Masashi Saito

Masashi Saito

  • AECU Design Department, AD/ADAS Products Group, AD/ADAS Business Unit, Powertrain & Safety Systems Business Division, Hitachi Astemo, Ltd. Current work and research: Hardware development of AD/ADAS units.

Introduction

Competition among automotive manufacturers is becoming more intense as they work on the development of autonomous driving to address societal issues such as preventing traffic accidents and making it easier for the elderly to get around. Furthermore, autonomous driving and driver assistance functions will need to deliver high levels of safety if accidents caused by autonomous vehicles are to be prevented.

Another topic attracting attention is that of connected cars, which have the potential to deliver more user-friendly services by maintaining always-on communication links to data centers and other infrastructure. Services that use this communications capability are also starting to appear, such as the over-the-air (OTA) upgrading of software for the post-sale upgrading or updating of vehicle functionality.

Hitachi Group (Hitachi) has been combining its automotive system technologies with information and communication technologies developed in a wide range of product sectors to develop vehicle electronic control units and center services that feature a mix of safety and convenience(1), (2), (3). This article describes vehicle electronic control units from Hitachi with a particular focus on autonomous and connected cars.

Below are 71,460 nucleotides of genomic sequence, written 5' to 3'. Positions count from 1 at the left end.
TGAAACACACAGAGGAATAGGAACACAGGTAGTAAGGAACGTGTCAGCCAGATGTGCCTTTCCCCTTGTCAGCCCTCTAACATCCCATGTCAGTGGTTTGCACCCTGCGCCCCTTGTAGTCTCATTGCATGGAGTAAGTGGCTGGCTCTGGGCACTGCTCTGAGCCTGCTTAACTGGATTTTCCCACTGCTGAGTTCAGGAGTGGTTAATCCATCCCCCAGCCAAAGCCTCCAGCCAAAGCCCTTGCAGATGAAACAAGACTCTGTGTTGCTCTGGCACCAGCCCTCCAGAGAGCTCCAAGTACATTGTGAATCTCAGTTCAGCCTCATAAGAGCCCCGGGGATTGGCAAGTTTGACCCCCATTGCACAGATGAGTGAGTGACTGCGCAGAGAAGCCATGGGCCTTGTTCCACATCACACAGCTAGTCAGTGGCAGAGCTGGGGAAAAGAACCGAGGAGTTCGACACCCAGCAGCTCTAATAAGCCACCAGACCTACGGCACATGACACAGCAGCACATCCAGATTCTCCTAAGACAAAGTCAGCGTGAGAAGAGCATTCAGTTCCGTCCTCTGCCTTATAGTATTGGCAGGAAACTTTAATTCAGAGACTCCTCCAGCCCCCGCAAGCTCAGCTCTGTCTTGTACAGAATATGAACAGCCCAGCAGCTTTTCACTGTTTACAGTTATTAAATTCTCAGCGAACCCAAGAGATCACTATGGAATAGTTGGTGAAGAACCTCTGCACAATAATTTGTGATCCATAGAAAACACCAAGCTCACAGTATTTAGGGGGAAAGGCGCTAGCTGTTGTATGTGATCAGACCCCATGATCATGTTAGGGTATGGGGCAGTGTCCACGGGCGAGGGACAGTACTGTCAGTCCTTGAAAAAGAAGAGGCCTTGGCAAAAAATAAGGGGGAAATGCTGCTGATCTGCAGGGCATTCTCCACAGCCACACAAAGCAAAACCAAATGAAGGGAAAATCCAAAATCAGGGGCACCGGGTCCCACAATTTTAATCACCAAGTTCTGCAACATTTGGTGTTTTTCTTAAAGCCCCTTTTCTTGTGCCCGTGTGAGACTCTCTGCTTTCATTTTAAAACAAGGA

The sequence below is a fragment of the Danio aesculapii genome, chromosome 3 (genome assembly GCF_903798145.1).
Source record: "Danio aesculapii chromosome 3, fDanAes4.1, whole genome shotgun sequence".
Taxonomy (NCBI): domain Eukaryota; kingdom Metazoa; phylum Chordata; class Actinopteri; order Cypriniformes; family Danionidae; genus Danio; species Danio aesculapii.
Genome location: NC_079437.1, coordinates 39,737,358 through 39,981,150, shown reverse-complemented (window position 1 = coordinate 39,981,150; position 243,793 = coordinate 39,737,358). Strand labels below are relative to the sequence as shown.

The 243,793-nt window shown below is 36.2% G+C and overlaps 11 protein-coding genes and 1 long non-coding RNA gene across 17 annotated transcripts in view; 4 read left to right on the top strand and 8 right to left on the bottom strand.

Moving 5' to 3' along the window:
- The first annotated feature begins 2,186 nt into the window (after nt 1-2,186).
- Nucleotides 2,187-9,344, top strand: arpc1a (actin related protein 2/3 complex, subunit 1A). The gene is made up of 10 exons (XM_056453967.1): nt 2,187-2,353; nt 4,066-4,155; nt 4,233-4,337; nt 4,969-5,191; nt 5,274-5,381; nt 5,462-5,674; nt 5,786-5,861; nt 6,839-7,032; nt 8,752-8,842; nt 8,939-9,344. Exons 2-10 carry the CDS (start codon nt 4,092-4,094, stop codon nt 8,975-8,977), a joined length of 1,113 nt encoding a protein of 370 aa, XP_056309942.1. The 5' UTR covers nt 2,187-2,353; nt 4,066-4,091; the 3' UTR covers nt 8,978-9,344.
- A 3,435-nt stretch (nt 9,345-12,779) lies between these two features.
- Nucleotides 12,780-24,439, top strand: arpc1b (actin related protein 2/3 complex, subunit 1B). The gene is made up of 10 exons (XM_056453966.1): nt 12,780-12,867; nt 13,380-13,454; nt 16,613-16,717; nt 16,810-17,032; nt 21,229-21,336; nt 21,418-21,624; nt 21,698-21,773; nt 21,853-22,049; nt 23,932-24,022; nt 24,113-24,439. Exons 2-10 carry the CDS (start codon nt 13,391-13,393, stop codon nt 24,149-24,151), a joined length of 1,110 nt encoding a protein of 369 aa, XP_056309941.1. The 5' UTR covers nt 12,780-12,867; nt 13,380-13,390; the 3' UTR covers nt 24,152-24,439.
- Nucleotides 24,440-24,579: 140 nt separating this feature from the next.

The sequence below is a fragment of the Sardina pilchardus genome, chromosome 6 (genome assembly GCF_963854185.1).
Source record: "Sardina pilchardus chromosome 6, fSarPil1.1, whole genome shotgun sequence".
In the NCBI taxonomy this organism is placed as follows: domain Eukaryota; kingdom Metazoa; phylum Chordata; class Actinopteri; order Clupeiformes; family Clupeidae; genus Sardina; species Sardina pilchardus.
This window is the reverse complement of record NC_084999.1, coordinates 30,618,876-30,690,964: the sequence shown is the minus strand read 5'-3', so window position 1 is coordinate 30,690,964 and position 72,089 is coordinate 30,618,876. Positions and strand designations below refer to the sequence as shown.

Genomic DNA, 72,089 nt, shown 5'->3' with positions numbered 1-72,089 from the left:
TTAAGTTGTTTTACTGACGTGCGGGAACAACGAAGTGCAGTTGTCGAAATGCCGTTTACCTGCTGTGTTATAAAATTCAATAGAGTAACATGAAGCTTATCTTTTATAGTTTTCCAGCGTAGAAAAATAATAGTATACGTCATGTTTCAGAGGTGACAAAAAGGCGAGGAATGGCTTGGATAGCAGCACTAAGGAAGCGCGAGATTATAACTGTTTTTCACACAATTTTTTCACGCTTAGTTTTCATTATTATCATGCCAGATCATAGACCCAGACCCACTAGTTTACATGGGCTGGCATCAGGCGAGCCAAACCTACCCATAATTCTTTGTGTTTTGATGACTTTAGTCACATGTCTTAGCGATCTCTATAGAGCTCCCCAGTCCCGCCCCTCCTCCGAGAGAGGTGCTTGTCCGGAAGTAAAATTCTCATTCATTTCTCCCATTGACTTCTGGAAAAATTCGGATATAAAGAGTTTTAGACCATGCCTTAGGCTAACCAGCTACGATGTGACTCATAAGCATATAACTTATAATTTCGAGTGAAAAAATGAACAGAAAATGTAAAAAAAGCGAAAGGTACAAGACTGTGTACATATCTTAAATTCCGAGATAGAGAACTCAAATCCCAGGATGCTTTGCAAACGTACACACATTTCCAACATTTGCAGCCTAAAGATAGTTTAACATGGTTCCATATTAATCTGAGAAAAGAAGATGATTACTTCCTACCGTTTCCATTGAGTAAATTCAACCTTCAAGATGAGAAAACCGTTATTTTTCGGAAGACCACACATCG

Overview of Vehicle Systems

Figure 1 shows one architecture used for vehicle systems. This is called a “domain architecture,” because it is made up of functional units called domains with multiple electronic control units (ECUs) and a domain controller to coordinate the operation among the individual ECUs. Examples of domains include the chassis, powertrain, and autonomous driving/advanced driver assistance system (AD/ADAS) domains. The domains interconnect via a central gateway unit that controls inter-domain communications and monitors the network for unauthorized access.

The autonomous driving electronic control unit (AD-ECU) domain controller performs supervisory control of the vehicle based on large amounts of information about the surrounding environment acquired by stereo cameras, radar, and other sensors. Along with numerous sensors, AD and ADAS functions also require a map position unit (MPU) to provide topographical and other information about the road ahead for a distance of several hundred meters to several kilometers. This map information needs to be regularly updated to keep it up to date.